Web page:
That thought can easily pop up when it comes to breaking down gender barriers in the advertising industry. And it happens to be especially fitting for independent digital agency The Program, which is helping tear down those walls with an all-female brand team leading its global Nike account.
The team is currently working on an initiative around Nike Air VaporMax Explorer Pack, which features an "Explorer Light" and "Explorer Dark" pair of shoes. One of the social content posts from The Program that launched this week includes a video on Foot Locker's Instagram featuring the double sneaker pack.
The agency, which has 27 staffers and is based in Portland, Ore., has been working with Nike since 2009 on everything from developing global content strategies and cross-category seasonal content to creating microsites and social media content for new products. And in the last year, the brand team has been comprised of six women.
Coe Lottis, founder and VP-strategy for the shop, referred to Nike as The Program's oldest relationship and an "anchor account," said he doesn't know how the team became all women. "It just happened –it was very organic," he said. "We try to find the most talented and smartest people who make the most sense [for each brand] and now we have this team at the helm of our largest relationship."D
Design Manager Kim Ponto, has been at the agency since 2013, said while the agency didn't intend for the team to be all women, the account team "would love to inspire more women-led teams" at other agencies.
"Although we've been lucky enough to be based in a very progressive city, as well as work with incredibly progressive brand partners, we definitely recognize the struggle with gender bias in this industry. It's still out there for sure," said Ponto.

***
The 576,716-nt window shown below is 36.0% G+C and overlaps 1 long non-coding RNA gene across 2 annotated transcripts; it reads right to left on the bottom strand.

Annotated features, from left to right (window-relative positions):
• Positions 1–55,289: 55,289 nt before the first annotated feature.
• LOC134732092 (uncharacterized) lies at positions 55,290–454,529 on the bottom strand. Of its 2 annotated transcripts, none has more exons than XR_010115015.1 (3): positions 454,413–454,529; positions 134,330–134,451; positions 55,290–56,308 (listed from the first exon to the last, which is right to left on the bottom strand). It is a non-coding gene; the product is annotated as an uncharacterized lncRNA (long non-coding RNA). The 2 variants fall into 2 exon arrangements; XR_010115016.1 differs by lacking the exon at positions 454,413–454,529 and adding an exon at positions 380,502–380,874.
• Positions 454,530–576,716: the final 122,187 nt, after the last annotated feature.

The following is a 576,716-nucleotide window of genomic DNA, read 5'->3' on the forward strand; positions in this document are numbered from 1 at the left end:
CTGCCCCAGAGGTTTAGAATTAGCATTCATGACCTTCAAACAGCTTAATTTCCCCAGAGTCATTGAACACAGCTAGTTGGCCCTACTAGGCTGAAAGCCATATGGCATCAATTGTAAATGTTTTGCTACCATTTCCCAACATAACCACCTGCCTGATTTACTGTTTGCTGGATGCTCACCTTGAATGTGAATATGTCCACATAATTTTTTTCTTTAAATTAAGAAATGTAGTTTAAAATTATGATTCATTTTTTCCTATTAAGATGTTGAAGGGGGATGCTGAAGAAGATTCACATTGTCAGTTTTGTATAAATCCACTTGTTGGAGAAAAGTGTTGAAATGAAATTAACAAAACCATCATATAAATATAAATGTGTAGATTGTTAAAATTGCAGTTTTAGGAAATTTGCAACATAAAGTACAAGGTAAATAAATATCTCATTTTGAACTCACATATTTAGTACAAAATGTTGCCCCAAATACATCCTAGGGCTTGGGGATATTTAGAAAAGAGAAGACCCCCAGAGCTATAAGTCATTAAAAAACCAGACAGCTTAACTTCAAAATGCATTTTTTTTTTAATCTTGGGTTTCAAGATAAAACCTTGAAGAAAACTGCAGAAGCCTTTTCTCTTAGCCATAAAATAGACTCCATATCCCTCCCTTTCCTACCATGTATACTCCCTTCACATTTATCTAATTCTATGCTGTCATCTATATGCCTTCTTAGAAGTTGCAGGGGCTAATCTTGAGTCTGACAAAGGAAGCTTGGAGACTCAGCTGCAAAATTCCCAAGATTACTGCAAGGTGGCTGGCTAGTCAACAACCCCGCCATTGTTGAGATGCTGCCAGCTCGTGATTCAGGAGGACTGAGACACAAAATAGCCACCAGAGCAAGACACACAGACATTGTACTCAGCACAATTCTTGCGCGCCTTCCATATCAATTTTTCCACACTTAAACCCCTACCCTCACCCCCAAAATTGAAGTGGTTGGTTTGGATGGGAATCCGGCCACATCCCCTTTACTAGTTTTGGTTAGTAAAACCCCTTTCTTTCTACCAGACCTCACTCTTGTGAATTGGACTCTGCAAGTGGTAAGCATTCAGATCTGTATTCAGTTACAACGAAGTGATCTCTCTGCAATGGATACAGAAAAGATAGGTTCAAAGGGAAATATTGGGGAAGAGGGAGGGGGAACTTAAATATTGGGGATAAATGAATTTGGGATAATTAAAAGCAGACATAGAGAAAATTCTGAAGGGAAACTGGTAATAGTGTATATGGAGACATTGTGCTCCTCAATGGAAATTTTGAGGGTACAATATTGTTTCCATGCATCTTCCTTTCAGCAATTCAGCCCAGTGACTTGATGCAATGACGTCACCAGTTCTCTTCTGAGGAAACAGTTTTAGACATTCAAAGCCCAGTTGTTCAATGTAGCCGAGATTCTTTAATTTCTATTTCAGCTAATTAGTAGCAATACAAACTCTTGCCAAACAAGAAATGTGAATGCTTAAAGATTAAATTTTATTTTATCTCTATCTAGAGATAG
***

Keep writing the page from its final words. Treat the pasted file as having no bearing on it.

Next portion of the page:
She added that her Nike team wants to encourage other shops and women in the industry "to be confident enough to break down those barriers so they can focus more energy on creating kick-ass creative work, and less on the struggle towards equality."
Recently, Lottis said he walked into one of the Nike team's meetings and they told him that "no boys were allowed," but they were joking, of course. Ponto said the women would be fine with a man coming onboard, noting that the agency is a tight-knit group and they ask men in the office for information if they want insights on a male-targeted product.
At the end of the day, Lottis said the team's passion and craft shine through so much that no one ever thinks about the fact that it's made up of all women.
"I hope that folks can take inspiration from the forward-thinking men we have here on our staff, who are able to stand back and recognize amazing work when they see it, and not even pay attention to gender lines," said Ponto.